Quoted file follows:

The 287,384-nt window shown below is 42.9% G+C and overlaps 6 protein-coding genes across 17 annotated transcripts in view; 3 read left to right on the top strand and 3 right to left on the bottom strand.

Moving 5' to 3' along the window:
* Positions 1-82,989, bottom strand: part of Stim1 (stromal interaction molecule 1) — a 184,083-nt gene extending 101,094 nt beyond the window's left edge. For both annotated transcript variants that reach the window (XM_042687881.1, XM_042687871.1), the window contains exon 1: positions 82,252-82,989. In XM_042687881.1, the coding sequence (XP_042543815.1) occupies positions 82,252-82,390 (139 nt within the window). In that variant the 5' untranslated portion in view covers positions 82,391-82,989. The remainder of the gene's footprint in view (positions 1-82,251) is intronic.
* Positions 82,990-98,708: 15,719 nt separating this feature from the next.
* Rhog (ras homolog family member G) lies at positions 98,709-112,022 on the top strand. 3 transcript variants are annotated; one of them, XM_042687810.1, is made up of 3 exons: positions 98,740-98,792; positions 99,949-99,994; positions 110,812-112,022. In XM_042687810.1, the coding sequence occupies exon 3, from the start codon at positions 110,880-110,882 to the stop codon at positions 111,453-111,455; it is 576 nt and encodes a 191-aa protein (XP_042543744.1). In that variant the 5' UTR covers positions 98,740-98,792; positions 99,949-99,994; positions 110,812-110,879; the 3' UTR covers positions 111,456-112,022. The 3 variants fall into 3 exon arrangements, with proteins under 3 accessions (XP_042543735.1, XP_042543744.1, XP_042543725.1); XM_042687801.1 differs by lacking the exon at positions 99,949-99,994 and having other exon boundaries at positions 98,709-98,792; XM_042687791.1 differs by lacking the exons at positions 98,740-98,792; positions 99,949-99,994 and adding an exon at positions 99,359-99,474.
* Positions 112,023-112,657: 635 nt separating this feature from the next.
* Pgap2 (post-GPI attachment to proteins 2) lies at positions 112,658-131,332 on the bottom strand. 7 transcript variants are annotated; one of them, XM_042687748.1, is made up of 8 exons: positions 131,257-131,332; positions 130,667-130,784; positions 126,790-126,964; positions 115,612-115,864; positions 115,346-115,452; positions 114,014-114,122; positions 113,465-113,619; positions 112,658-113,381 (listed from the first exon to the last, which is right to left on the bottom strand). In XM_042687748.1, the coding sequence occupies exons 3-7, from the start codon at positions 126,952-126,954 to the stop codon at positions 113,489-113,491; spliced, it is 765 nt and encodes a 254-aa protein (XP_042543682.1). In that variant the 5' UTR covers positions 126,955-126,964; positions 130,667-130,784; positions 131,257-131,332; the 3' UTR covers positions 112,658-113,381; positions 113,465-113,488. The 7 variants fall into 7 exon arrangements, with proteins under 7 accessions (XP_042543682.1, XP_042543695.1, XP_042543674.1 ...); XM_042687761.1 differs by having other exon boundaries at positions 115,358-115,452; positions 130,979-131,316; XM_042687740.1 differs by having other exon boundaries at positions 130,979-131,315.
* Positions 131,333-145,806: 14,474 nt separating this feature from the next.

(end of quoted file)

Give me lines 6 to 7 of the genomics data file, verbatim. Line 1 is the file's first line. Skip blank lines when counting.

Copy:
* Positions 112,023-112,657: 635 nt separating this feature from the next.
* Pgap2 (post-GPI attachment to proteins 2) lies at positions 112,658-131,332 on the bottom strand. 7 transcript variants are annotated; one of them, XM_042687748.1, is made up of 8 exons: positions 131,257-131,332; positions 130,667-130,784; positions 126,790-126,964; positions 115,612-115,864; positions 115,346-115,452; positions 114,014-114,122; positions 113,465-113,619; positions 112,658-113,381 (listed from the first exon to the last, which is right to left on the bottom strand). In XM_042687748.1, the coding sequence occupies exons 3-7, from the start codon at positions 126,952-126,954 to the stop codon at positions 113,489-113,491; spliced, it is 765 nt and encodes a 254-aa protein (XP_042543682.1). In that variant the 5' UTR covers positions 126,955-126,964; positions 130,667-130,784; positions 131,257-131,332; the 3' UTR covers positions 112,658-113,381; positions 113,465-113,488. The 7 variants fall into 7 exon arrangements, with proteins under 7 accessions (XP_042543682.1, XP_042543695.1, XP_042543674.1 ...); XM_042687761.1 differs by having other exon boundaries at positions 115,358-115,452; positions 130,979-131,316; XM_042687740.1 differs by having other exon boundaries at positions 130,979-131,315.